How to be frugal for barbecue season
cooking out on a budget.
According to a 2012 poll conducted by Hearth, Patio & Barbecue Association (HPBA), 85 percent of consumers prefer cooking outdoors on a grill or smoker versus indoors on the stove. 56 percent of grill/smoker owners are cooking outdoors one to two times per week. 57 percent of consumers prefer their food tender with a majority stating it has to be juicy also. In addition, the HPBA polled noted 66 percent of consumers favor hosting or attending a backyard cookout. According to the American Farm Bureau Federation, the average cost of a backyard cookout feeding ten people will run about $55.84 or a just over $5.50 per person this can be somewhat taxing on the monthly budget. Below are some tips on how you can save money and still put on a great cookout.
Bring a Side Dish
Ask your guests to help with the side dishes. When invited, most people will ask if they can bring anything. Make a list prior to inviting guest and assign them a dish to bring.
Common Source Drinks
Instead of providing a cooler with soda, water, and alcoholic beverages, make a sangria. Be sure to have pitchers of ice water and a punch for the kids
Where’s the Meat
If you plan on providing meat then chicken or hot dogs are your least expensive choice. Another alternative is to have the guest bring their own meat and you provide the sides.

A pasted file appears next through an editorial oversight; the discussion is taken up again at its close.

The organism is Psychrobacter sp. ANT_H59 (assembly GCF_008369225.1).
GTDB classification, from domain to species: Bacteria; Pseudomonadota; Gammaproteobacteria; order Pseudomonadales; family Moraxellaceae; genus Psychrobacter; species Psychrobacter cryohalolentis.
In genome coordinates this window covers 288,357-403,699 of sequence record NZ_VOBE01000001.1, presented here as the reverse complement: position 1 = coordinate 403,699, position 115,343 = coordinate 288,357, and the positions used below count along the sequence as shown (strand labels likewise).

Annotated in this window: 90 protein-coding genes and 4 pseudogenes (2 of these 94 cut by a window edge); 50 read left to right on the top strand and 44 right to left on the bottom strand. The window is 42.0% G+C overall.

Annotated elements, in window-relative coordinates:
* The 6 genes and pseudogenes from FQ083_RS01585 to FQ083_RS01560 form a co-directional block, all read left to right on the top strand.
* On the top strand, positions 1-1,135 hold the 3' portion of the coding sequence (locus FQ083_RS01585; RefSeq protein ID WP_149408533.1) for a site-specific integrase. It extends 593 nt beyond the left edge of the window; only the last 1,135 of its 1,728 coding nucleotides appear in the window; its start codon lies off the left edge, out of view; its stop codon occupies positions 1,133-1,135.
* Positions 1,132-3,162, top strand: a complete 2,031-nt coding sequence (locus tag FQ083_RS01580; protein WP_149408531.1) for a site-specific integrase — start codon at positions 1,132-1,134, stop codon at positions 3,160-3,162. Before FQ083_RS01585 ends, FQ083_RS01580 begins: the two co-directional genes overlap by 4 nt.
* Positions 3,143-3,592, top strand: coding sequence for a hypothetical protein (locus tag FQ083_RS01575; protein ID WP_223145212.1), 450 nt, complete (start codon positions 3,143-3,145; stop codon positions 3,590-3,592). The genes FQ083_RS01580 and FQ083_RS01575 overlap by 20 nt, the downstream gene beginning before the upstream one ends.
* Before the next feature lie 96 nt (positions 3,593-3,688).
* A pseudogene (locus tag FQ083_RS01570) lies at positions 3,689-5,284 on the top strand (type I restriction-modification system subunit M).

Clip those Coupons
If you decide to provide for the entire cookout, make sure to look for items that are on sale and search local circulars for coupons. It’s not uncommon to find great deals the week prior to the fourth of July.
Summer is a great time to get together with friends and family for backyard cookouts, but it doesn’t have to break the bank. With a little planning, your outdoor feast can be great and frugal at the same time. Cookouts can be lots of fun socially, so don’t forget to plan some outdoor games to go with the delicious food and drink you are serving.
Michigan State University Extension offers financial management and home ownership education classes. For more information of classes in your area, go to either http://msue.anr.msu.edu/events or www.mimoneyhealth.org.
Michigan State University Extension has HUD/MSHDA certified housing counselors on staff to assist with the difficult process of foreclosure. To find a counselor near you visit www.mimoneyhealth.org or call your county extension office. Michigan State University Extension has released a new toolkit for homeowners who are experiencing or have previously experienced foreclosure. This toolkit will equip these individuals and families with tools to help them recover their financial stability, in the case that a recovery of their home is not possible. The toolkit is available to download free at MIMoneyHealth.org.